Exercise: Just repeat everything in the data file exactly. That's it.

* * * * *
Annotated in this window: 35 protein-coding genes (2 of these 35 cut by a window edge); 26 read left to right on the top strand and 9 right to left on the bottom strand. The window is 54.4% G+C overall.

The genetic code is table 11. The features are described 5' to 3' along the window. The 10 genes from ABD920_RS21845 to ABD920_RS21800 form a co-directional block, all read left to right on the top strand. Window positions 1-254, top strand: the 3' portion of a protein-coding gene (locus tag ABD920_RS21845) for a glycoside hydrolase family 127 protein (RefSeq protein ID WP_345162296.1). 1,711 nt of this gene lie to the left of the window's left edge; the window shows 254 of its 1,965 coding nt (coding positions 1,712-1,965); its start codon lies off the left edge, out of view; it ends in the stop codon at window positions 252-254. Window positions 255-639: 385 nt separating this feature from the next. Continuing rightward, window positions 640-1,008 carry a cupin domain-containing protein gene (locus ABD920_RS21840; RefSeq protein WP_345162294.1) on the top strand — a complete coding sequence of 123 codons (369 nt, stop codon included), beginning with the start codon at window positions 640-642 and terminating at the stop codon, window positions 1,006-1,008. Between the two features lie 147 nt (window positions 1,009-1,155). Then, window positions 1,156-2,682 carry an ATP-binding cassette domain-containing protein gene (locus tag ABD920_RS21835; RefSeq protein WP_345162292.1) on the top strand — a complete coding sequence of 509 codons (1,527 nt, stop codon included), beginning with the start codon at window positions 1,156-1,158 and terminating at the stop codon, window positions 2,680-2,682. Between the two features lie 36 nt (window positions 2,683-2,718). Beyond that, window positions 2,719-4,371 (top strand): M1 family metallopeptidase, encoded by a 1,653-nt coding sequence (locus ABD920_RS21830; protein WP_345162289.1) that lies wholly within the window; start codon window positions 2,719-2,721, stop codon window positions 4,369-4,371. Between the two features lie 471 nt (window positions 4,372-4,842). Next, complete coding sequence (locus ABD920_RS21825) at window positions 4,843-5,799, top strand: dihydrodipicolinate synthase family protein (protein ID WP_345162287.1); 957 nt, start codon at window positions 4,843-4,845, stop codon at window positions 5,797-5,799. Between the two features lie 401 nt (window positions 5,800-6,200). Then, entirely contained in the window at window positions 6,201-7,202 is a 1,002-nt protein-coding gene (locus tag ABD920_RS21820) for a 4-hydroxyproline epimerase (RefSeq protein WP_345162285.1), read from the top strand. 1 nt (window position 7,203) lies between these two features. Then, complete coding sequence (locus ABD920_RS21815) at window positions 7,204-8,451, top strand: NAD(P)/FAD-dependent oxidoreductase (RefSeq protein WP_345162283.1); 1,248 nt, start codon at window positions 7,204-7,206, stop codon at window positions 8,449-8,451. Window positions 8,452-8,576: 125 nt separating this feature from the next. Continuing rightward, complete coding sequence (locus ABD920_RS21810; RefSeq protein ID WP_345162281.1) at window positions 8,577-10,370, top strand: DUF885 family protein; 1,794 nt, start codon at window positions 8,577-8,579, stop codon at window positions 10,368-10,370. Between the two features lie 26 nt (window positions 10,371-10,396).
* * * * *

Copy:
Annotated in this window: 35 protein-coding genes (2 of these 35 cut by a window edge); 26 read left to right on the top strand and 9 right to left on the bottom strand. The window is 54.4% G+C overall.

The genetic code is table 11. The features are described 5' to 3' along the window. The 10 genes from ABD920_RS21845 to ABD920_RS21800 form a co-directional block, all read left to right on the top strand. Window positions 1-254, top strand: the 3' portion of a protein-coding gene (locus tag ABD920_RS21845) for a glycoside hydrolase family 127 protein (RefSeq protein ID WP_345162296.1). 1,711 nt of this gene lie to the left of the window's left edge; the window shows 254 of its 1,965 coding nt (coding positions 1,712-1,965); its start codon lies off the left edge, out of view; it ends in the stop codon at window positions 252-254. Window positions 255-639: 385 nt separating this feature from the next. Continuing rightward, window positions 640-1,008 carry a cupin domain-containing protein gene (locus ABD920_RS21840; RefSeq protein WP_345162294.1) on the top strand — a complete coding sequence of 123 codons (369 nt, stop codon included), beginning with the start codon at window positions 640-642 and terminating at the stop codon, window positions 1,006-1,008. Between the two features lie 147 nt (window positions 1,009-1,155). Then, window positions 1,156-2,682 carry an ATP-binding cassette domain-containing protein gene (locus tag ABD920_RS21835; RefSeq protein WP_345162292.1) on the top strand — a complete coding sequence of 509 codons (1,527 nt, stop codon included), beginning with the start codon at window positions 1,156-1,158 and terminating at the stop codon, window positions 2,680-2,682. Between the two features lie 36 nt (window positions 2,683-2,718). Beyond that, window positions 2,719-4,371 (top strand): M1 family metallopeptidase, encoded by a 1,653-nt coding sequence (locus ABD920_RS21830; protein WP_345162289.1) that lies wholly within the window; start codon window positions 2,719-2,721, stop codon window positions 4,369-4,371. Between the two features lie 471 nt (window positions 4,372-4,842). Next, complete coding sequence (locus ABD920_RS21825) at window positions 4,843-5,799, top strand: dihydrodipicolinate synthase family protein (protein ID WP_345162287.1); 957 nt, start codon at window positions 4,843-4,845, stop codon at window positions 5,797-5,799. Between the two features lie 401 nt (window positions 5,800-6,200). Then, entirely contained in the window at window positions 6,201-7,202 is a 1,002-nt protein-coding gene (locus tag ABD920_RS21820) for a 4-hydroxyproline epimerase (RefSeq protein WP_345162285.1), read from the top strand. 1 nt (window position 7,203) lies between these two features. Then, complete coding sequence (locus ABD920_RS21815) at window positions 7,204-8,451, top strand: NAD(P)/FAD-dependent oxidoreductase (RefSeq protein WP_345162283.1); 1,248 nt, start codon at window positions 7,204-7,206, stop codon at window positions 8,449-8,451. Window positions 8,452-8,576: 125 nt separating this feature from the next. Continuing rightward, complete coding sequence (locus ABD920_RS21810; RefSeq protein ID WP_345162281.1) at window positions 8,577-10,370, top strand: DUF885 family protein; 1,794 nt, start codon at window positions 8,577-8,579, stop codon at window positions 10,368-10,370. Between the two features lie 26 nt (window positions 10,371-10,396).